Good morning! Here’s what you need to know.
— The Canadian dollar slid to $US1.10 per U.S. dollar for the first time since 2009 on an otherwise quiet morning in the markets. So far this year, the Canadian dollar has been falling fast (the U.S. dollar has already risen 3.6% against it year to date). “Canadians are starting to be convinced that the Bank of Canada will have an easing bias at its upcoming meeting on the 22nd of January, but little of this is yet priced in,” Société Génerale senior forex strategist Sebastien Galy wrote clients in a January 17 note.
— 10,000 rioters battled security forces in Ukraine amid the country’s new anti-protest laws, which institute jail time for demonstrators blocking public buildings and the arrest of those wearing masks, according to the Agence France Presse. The riots on Sunday and Monday turned Kiev “into a veritable war zone.”
— Non-profit Oxfam has released a startling report on global inequality revealing that the richest 85 people control as much wealth as the poorest 3.5 billion of the world’s population. “Widening inequality is creating a vicious circle where wealth and power are increasingly concentrated in the hands of a few, leaving the rest of us to fight over crumbs from the top table,” said Oxfam executive director Winnie Byanyima.
— German investor confidence fell for the first time in six months. The ZEW Survey fell to 61.7 from its seven-year high of 62. “Germany is relying on domestic consumption to support its economic growth as the 18-nation euro area, its biggest trading partner, struggles with record unemployment and shrinking bank lending,” Bloomberg reported. In the U.S., it’s a quiet week of economic data.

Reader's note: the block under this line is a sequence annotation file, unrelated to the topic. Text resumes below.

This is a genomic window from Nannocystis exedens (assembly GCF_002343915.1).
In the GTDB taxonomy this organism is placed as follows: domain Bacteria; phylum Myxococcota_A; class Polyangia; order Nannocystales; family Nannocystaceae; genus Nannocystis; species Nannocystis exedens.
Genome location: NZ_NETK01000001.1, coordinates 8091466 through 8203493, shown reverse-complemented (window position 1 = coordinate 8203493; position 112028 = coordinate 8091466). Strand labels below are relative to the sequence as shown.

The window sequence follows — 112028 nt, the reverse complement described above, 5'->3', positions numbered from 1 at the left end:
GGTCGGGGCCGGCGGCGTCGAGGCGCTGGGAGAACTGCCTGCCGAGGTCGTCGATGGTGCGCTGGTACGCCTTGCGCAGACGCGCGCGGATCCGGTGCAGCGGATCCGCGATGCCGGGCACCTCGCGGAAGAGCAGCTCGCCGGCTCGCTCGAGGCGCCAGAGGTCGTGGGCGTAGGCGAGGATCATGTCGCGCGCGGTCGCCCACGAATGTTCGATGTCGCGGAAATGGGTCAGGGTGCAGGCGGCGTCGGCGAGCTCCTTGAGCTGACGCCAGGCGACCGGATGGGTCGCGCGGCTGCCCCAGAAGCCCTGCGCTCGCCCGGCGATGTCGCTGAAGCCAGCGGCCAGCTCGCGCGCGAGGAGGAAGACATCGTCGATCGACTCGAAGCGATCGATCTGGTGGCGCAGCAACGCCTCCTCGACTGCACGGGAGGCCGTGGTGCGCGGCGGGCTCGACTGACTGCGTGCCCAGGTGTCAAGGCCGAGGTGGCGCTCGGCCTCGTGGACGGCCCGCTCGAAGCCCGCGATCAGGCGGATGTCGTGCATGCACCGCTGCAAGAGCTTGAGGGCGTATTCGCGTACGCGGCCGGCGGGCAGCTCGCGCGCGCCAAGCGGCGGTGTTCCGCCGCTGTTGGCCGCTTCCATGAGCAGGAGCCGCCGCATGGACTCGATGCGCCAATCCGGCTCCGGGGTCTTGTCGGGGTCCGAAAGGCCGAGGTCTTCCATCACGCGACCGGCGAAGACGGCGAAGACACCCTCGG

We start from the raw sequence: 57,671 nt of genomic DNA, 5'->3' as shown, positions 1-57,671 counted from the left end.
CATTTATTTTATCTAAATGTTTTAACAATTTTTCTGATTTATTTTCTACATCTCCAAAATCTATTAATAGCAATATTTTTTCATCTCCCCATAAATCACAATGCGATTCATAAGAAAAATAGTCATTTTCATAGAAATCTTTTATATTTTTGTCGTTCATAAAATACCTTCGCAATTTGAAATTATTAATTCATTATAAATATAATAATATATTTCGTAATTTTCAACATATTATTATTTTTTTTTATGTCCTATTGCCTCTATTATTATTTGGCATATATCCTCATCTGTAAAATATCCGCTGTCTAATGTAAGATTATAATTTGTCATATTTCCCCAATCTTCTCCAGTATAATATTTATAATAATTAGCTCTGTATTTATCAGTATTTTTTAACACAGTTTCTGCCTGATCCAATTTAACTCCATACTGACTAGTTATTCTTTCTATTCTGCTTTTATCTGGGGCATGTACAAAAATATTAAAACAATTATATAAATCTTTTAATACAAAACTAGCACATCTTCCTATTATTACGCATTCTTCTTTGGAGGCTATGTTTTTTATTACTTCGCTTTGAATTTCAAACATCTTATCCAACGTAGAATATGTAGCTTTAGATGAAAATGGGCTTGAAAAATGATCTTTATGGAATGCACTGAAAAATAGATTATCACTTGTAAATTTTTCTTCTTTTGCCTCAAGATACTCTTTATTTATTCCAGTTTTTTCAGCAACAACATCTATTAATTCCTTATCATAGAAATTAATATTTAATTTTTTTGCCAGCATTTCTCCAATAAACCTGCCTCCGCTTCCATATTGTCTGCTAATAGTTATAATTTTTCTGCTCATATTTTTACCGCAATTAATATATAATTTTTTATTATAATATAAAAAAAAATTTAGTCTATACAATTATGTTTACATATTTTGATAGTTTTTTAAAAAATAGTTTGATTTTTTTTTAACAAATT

— Asian markets rallied in overnight trading. Japan’s Nikkei was up 0.99%, Korea’s KOSPI edged up 0.52%, and Hong Kong’s Hang Seng finished up 0.45%. European markets were also higher, and U.S. futures were pointing north as a major snowstorm heads toward the northeast (with 6-10 inches expected in New York).
— The Wall Street Journal’s Jon Hilsenrath reports that the Federal Reserve is “on track” to once again taper back its asset purchasing program. “A reduction in the program to $US65 billion a month from the current $US75 billion could be announced at the end of the Jan. 28-29 meeting,” according to the report.
— U.S. IT firms like IBM and Cisco are “on the defensive” in China as regulators there are suspicious of them having been partners in the U.S. government’s surveillance of China, as revealed by Edward Snowden. “IBM, which reported a 22 per cent drop in third-quarter China sales, led by a 40 per cent decline in hardware revenues, may be a bellwether for the ‘Snowden Effect’ when it reports fourth-quarter results later on Tuesday,” Reuters reports.
— Chinese GDP expanded 7.7% in the fourth quarter year-over-year, down from 7.8% the previous quarter. Industrial production was up 9.7%. Some Asian stocks fell on the news.
— In other Chinese news, a new report has shows that pollution from the country makes its way across the Pacific Ocean to the United States. Reuters reports that on some days, acid-rain from burning fossil fuels in China accounts for a quarter of the sulfate pollution in the U.S.
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